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A new multi-disciplinary model for the assessment and reduction of volcanic risk: the example of the island of Vulcano, Italy

Author Aleksandra SIMICEVIC
Director of thesis Prof. Costanza Bonadonna
Co-director of thesis
Summary of thesis Volcanic eruptions are accompanied by numerous hazards which pose short- and long-term threats to people and property. Recent experiences have shown that successful responses to hazard events correlate strongly with the degree to which proactive policies of risk reduction are already in place before an eruption occurs. Effective proactive risk-reduction strategies require contributions from numerous disciplines. A volcanic eruption is not a hazard, per se, but rather an event capable of producing a variety of hazards (e.g. earthquakes, pyroclastic density currents, lava flows, tephra fall, lahars, landslides, gas release, and tsunamis) that can affect the built environment in a variety of ways, over different time scales and with different degrees of intensity. Our proposed model for the assessment and mitigation of exposure-based volcanic risk is mainly based on the compilation of three types of maps: hazard maps, hazard-specific vulnerability maps and exposure-based risk maps. Hazard maps identify the spatial distribution of individual volcanic hazard and it includes both event analysis and impact analysis. Hazard-specific vulnerability maps represent the systematic evaluation of physical vulnerability of the built environment to a range of volcanic phenomena, i.e. spatial distribution of buildings vulnerable to a given hazard based on the analysis of selected building elements. Buildings are classified on the basis of their major components that are relevant for different volcanic hazards, their strength, their construction materials and are defined taking into account the potential damage that each group of building elements (e.g. walls, roof, load-bearing structure) will suffer under a volcanic hazard. All those factors are enumerated in a checklist and are used for the building survey. Hazard-specific vulnerability maps are then overlapped with hazard maps in order to compile exposure-based risk maps and so quantify the potential damage. Such quantification is the starting point of the identification of suitable mitigation measures which will be analyzed through a cost-benefit analysis to assess their financial feasibility. Information about public networks is also recorded in order to give an overall idea of the built environment condition of the island. The vulnerability assessment of the technical systems describes the potential damages that could stress systems like electricity supply, water distribution, communication networks or transport systems. These damages can also be described as function disruption of the system. The important aspect is not only the physical capacity of a system to resist, but also its capacity to continue functioning. The model will be tested on the island of Vulcano in southern Italy. Vulcano is characterized by clear signs of volcanic unrest and is the type locality for a deadly style of eruption. The main active system of Vulcano Island (La Fossa cone) is known to produce a variety of eruption styles and intensities, each posing their own hazards and threats. Six different hazard scenarios have been identified based on a detailed stratigraphic work. The urbanization on Vulcano took place in the 1980s with no real planning and its population mostly subsists on tourism. Our preliminary results show that Vulcano is not characterized by a great variability of architectural typologies and construction materials. Three main types of buildings are present (masonry with concrete frame, masonry with manufactured stone units, masonry with hollow clay bricks) and no statistically significant trends were found between physical and morphological characteristics. The recent signs of volcanic unrest combined with a complex vulnerability of the island due to an uncontrolled urban development and a significant seasonal variation of the exposed population in summer months result in a high volcanic risk. As a result, Vulcano represents the ideal environment to test a multi-hazard based risk model and to study the transition between micro (building) and macro (urban environment) scale of analysis, which is still an unexplored field in the study of volcanic risk. Different levels of vulnerability need to be analyzed in order to increase the level of preparedness, plan a potential evacuation, manage a potential volcanic crisis and assess the best mitigation measures to put in place and reduce the volcanic risk.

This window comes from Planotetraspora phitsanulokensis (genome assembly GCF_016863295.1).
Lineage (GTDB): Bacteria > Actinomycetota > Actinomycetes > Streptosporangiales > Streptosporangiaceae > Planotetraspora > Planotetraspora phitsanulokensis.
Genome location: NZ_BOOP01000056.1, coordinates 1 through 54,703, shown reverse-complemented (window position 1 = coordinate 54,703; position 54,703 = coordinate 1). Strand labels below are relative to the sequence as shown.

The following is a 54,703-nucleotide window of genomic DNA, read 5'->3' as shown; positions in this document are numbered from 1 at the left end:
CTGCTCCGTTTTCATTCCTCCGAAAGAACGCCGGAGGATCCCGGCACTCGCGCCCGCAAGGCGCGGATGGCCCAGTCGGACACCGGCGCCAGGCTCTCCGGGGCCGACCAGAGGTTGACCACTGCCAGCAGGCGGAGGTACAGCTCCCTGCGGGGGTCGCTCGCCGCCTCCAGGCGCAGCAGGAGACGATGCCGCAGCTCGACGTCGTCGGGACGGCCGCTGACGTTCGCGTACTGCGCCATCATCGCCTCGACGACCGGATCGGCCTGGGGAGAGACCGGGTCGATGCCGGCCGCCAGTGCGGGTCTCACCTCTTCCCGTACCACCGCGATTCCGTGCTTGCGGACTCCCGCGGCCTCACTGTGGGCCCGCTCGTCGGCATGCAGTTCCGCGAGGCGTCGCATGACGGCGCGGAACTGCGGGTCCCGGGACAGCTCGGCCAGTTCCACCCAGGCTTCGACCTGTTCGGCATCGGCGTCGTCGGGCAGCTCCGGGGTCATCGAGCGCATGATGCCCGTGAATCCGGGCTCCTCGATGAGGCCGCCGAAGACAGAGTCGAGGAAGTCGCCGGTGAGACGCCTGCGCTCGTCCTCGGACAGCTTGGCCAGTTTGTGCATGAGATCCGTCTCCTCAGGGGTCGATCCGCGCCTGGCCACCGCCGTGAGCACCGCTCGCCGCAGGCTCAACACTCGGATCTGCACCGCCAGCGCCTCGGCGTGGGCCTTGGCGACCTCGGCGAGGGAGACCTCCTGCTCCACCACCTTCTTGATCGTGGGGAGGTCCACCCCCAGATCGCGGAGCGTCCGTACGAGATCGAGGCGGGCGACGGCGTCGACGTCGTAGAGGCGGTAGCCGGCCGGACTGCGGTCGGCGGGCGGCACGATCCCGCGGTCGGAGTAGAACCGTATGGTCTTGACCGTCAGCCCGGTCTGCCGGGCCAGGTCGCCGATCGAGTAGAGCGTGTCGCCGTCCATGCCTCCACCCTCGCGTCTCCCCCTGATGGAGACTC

Administrative delay for the defence